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New Mexico's Bataan Death March memorial trek is still on

U.S. Army Reserve 1st Lt. Sylvia Orozco, with the 383rd Quartermaster Battalion, and Capt. Roxanna Flores and Sgt. Desiree Lopez with the 356th Transportation Company, approach mile marker 8 on the 26 mile Bataan Memorial Death March at White Sands Missile Range, New Mexico, Mar. 17, 2019.

BRANDON R. MACE/U.S. ARMY

By ALGERNON D'AMMASSA AND MICHAEL MCDEVITT | Las Cruces Sun-News, N.M. | Published: March 10, 2020

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LAS CRUCES, N.M. (Tribune News Service) — The 31st annual Bataan Memorial Death March is still on for this Sunday even as fears over the novel coronavirus, COVID-19, have caused other mass gatherings to be canceled.

The 26.2-mile trek around the desert terrain of White Sands Missile Range draws thousands of attendees from all over the U.S. and a dozen countries each year. It honors American and Filipino soldiers who defended the Philippines during World War II and were forced by the Imperial Japanese Army to march 65 miles through the jungle and endure torture.

Registered marchers will begin picking up their orientation packets at the Las Cruces Convention Center Thursday afternoon, with preliminary events Friday and Saturday at several locations including New Mexico State University's Pan American Center. Opening ceremonies for Sunday's march begin at 6 a.m. on the range. More than 9,000 people are expected to march.

Col. Chris Ward, the garrison commander at WSMR, told the Las Cruces City Council on Monday that post staff were using discretion recommended by the Centers for Disease Control and Prevention as the event, slated for March 15, approaches.

As of Monday there were more than 109,000 confirmed cases of COVID-19 worldwide and more than 3,800 deaths, according to data released by the World Health Organization. The virus has spread to 35 U.S. states and Washington, D.C.

With 57 people tested, there were no confirmed cases in New Mexico as of Monday afternoon.

Elsewhere, fears of potential spreading of the virus caused the cancellation of the annual South by Southwest music film and technology conference in Austin, Texas. Some guests canceled appearances at the Las Cruces International Film Festival last week. Other concerts, conferences and festivals have become victim to the same fate.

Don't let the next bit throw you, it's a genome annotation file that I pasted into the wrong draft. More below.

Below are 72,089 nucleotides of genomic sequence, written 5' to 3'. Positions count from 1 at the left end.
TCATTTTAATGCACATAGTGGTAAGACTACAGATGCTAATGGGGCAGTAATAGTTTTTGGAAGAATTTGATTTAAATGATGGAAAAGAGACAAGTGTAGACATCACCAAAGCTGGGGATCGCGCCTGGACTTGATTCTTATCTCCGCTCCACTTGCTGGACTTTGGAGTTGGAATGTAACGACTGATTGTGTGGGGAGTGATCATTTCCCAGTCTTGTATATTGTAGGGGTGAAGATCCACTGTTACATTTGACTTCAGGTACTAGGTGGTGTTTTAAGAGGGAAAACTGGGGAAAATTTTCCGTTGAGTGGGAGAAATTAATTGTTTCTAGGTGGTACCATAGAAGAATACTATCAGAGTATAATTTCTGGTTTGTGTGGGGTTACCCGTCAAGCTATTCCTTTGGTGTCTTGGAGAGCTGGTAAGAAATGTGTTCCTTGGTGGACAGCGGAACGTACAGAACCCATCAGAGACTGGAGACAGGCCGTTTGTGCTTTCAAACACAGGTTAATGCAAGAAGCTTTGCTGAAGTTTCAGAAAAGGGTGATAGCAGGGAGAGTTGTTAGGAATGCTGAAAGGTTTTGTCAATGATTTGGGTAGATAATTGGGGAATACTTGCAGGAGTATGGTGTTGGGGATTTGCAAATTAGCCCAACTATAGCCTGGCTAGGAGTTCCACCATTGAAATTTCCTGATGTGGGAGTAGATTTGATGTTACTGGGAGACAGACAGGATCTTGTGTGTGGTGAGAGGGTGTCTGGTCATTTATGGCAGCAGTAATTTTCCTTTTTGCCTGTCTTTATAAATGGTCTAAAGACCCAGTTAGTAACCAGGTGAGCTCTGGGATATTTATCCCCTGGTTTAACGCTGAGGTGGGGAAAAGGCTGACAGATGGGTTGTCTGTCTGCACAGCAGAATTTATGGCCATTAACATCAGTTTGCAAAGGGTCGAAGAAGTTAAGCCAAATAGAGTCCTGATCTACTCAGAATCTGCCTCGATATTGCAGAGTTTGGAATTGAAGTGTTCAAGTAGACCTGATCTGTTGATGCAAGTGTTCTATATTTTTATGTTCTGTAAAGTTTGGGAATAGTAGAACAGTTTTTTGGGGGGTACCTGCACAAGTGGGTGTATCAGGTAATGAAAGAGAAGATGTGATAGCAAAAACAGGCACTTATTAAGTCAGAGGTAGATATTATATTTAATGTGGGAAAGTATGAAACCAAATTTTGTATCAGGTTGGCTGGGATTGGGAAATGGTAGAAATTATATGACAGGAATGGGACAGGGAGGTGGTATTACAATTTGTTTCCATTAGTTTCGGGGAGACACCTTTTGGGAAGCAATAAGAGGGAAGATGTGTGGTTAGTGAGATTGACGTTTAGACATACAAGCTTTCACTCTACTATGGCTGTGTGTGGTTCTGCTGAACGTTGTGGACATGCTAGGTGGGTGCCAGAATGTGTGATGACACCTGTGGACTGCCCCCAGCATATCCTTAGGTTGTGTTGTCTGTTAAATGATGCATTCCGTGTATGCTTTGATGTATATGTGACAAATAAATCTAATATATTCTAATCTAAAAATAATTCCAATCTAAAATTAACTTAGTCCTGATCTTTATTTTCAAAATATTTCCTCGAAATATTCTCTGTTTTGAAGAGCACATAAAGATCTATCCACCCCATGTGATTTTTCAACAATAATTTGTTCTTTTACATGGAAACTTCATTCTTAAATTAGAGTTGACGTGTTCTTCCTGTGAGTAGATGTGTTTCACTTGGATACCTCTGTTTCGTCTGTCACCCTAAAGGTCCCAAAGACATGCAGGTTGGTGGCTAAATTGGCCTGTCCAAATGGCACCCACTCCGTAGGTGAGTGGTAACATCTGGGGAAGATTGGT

The Bataan Memorial Death March, however, will continue as scheduled but with some contingencies in place, Ward told the council.

This year's march will exclude participants from China. Iran, Italy and South Korea — countries with Level 3 Travel Health Notices from the CDC since the spread of the virus there is considered "widespread" with "ongoing transmission."

Ward said there had been two marchers signed up from Italy, who would not be permitted to participate. No marchers from other Level 3 countries had registered. Registration remains open as late as Saturday.

Ward said the risk the virus poses to march attendees as of March 9 is low. But he said since the situation is fluid, event staff will be taking new information into account as it's released.

Since registration for the march is still open, Ward said staff will be prescreening registrants in real time for their travel history and countries of origin. Anyone who registers will be emailed asking if they're from the affected countries or if they've traveled to one of them in the last 14 days.

As marchers come to pick up registration packets at the Las Cruces Convention Center Thursday through Saturday, some new rules will be in effect.

Every marcher must pick up their own packet. Nobody will be allowed to sign for another marcher's packet, according to the event's website.

Ward said everyone collecting packets would be again asked if they've been to a Level 3 country within the last 14 days. Staff from Memorial Medical Center will join WSMR officials at the convention center to evaluate those identified to be a hgiher risk or in case anyone is exhibiting symptoms associated with the virus.

Ward said event officials are coordinating with Memorial Medical and William Beaumont Army Medical Center so anyone exhibiting symptoms gets the appropriate care.

The march is dedicated to making things as sanitary as possible, Ward said. The route has 124 handwashing and sanitization stations and eight medical stations staffed by army personnel and civilians. WSMR staff are making sure areas like food courts and restrooms are sanitized ahead of Sunday.

The New Mexico Department of Public Health has not recommended that any mass gatherings be canceled, including the Bataan march.

Department spokesman David Morgan told the Sun-News: "There is no specific input for Bataan attendees beyond the general advice of don’t attend if you are sick and wash hands regularly."

The convention center's interim general manager, Mark Arancibia, said the facility was closely monitoring any new developments involving the coronavirus, and would follow the guidance of the CDC and local health officials.

"The health and safety of our guests and employees is our top priority," he said.

Ward encouraged prospective attendees to make up their own minds and take the precautions they deem necessary, whether that be avoiding the event altogether or opting to wear face masks or eye protection.

He said people who feel sick should not attempt the arduous march in any case — whatever the illness may be.

“It’s the Bataan Memorial Death March. This event is hard enough when you’re 100 percent healthy," Ward said.

mmcdevitt@lcsun-news.com

adammassa@lcsun-news.com

©2020 the Las Cruces Sun-News (Las Cruces, N.M.)
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